Studying and Monitoring Aggregating Species

  • Patrick L. Colin
Part of the Fish & Fisheries Series book series (FIFI, volume 35)


The scientific study and monitoring of spawning aggregations requires field and laboratory work using a wide variety of physical and biological methods; but field work, no matter the technological tools available, will remain of fundamental importance in studying aggregations particularly for future comparison. Methods are becoming increasingly standardized allowing for meaningful comparison between sites, times and species. Methods can be fishery-dependent (gathering data from captured fishes) or -independent (observational, instrumental physical, interview data) within the subject areas of aggregation (1) discovery, (2) composition, (3) dynamics, (4) life history parameters and (5) physical parameters. Methods for each are summarized with selected subjects explored in more detail. Particularly problematic areas for data gathering have been fishery-independent determination of numbers and/or sizes of fishes and their distribution within aggregations and the larger environment. GPS based methods of mapping aggregation location, extent and fish density provide discrete snapshots of an aggregation, allowing visualization of dynamics over days to years and are repeatable any time in the future by others. Digital imaging (still and video) allows documentation previously impossible. Acoustic tagging, particularly alongside conventional tagging, allows delineating spatial and temporal aspects of aggregations. Hydroacoustic surveys are promising, but require validation of data on species present, fish numbers and their sizes. Aggregation sites should be instrumented to record physical data (e.g. temperature, currents, light) ideally year round, rather than just during aggregation, to allow comparison of aggregation periods with the entire year, and non-aggregation sites also evaluated for comparison Detailed bathymetric mapping of sites is important and feasible and allows visualization of geomorphology in relation to aggregations.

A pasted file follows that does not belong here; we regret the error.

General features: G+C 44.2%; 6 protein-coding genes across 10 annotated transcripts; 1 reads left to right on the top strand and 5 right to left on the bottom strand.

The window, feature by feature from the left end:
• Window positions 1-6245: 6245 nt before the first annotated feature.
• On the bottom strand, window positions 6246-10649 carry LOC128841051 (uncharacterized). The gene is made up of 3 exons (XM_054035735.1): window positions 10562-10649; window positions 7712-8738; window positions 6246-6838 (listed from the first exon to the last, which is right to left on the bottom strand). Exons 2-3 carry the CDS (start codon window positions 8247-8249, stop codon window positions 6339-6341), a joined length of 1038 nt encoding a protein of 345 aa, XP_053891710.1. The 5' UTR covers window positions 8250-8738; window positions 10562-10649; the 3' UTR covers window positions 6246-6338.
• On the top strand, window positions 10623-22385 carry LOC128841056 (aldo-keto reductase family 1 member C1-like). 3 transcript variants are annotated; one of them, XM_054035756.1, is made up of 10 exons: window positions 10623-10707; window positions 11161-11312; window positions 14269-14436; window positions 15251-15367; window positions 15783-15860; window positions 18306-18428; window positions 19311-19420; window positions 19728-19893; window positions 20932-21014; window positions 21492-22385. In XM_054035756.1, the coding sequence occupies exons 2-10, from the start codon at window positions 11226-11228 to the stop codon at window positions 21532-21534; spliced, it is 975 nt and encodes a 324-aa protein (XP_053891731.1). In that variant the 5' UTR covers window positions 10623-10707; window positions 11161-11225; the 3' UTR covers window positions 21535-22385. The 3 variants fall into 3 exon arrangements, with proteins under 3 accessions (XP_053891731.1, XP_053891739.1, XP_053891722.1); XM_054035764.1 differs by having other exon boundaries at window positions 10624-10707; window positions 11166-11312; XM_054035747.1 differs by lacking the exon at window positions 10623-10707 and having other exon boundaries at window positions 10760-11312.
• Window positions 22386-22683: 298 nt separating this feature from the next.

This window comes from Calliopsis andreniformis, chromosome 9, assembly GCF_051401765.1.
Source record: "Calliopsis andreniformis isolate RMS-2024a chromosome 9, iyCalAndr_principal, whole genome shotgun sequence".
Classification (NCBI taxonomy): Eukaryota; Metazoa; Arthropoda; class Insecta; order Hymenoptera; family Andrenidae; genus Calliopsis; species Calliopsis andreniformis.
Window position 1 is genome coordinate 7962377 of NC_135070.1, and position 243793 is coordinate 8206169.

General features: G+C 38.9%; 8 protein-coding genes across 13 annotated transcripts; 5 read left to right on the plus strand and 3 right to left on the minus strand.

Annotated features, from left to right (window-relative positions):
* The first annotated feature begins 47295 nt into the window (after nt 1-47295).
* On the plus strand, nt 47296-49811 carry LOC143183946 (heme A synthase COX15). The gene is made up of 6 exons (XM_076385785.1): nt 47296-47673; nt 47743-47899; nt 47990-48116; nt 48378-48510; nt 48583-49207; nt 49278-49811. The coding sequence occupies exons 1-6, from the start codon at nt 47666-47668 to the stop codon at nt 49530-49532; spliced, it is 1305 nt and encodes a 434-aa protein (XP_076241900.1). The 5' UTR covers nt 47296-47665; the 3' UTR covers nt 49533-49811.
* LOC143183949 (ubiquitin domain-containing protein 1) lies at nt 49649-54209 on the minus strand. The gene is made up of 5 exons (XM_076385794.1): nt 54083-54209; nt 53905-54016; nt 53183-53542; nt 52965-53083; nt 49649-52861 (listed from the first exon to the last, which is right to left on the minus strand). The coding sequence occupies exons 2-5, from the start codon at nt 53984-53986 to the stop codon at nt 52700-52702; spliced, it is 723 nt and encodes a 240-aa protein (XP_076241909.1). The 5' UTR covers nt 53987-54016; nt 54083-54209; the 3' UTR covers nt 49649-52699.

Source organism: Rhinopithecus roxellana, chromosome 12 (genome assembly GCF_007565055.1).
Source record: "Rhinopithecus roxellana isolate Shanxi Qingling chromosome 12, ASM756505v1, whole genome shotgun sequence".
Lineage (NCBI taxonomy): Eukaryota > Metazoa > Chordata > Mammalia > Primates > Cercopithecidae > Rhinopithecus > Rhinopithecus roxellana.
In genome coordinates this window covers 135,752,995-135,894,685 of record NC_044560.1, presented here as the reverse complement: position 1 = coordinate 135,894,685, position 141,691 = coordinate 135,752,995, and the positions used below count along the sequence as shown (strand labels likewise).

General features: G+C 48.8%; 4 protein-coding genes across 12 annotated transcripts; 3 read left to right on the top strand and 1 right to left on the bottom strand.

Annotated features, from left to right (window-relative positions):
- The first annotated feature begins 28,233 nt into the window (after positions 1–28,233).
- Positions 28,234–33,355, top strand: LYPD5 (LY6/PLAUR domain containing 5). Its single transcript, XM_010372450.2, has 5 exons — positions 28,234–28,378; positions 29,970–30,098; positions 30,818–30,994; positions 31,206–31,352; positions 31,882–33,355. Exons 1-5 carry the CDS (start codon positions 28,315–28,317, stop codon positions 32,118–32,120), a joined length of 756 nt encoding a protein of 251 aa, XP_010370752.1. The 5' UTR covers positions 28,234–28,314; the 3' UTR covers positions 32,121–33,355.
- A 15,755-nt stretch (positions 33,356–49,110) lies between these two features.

Global Position System Reef Fish Global Position System Receiver Shelf Edge Aggregation Area 
These keywords were added by machine and not by the authors. This process is experimental and the keywords may be updated as the learning algorithm improves.



Numerous colleagues; particularly Michael Domeier, Terry Donaldson, Yvonne Sadovy, assisted with field work that allowed development and testing of methods described here. Support for field work was provided by the National Oceanic and Atmospheric Administration (USA) (for humphead wrasse), and other funders. My co-workers at the Coral Reef Research Foundation, Koror, Palau have greatly assisted this work, with particular support coming from Lori JB Colin. The Palau Conservation Society has worked with me to utilize and improve some of the techniques described, with special thanks to Asap Bukurrou and Scott Keifer. The Palau National Government and Koror State Government have graciously permitted this work to occur in their waters.


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Copyright information

© Springer Science+Business Media B.V. 2012

Authors and Affiliations

  1. 1.Coral Reef Research FoundationKororPalau

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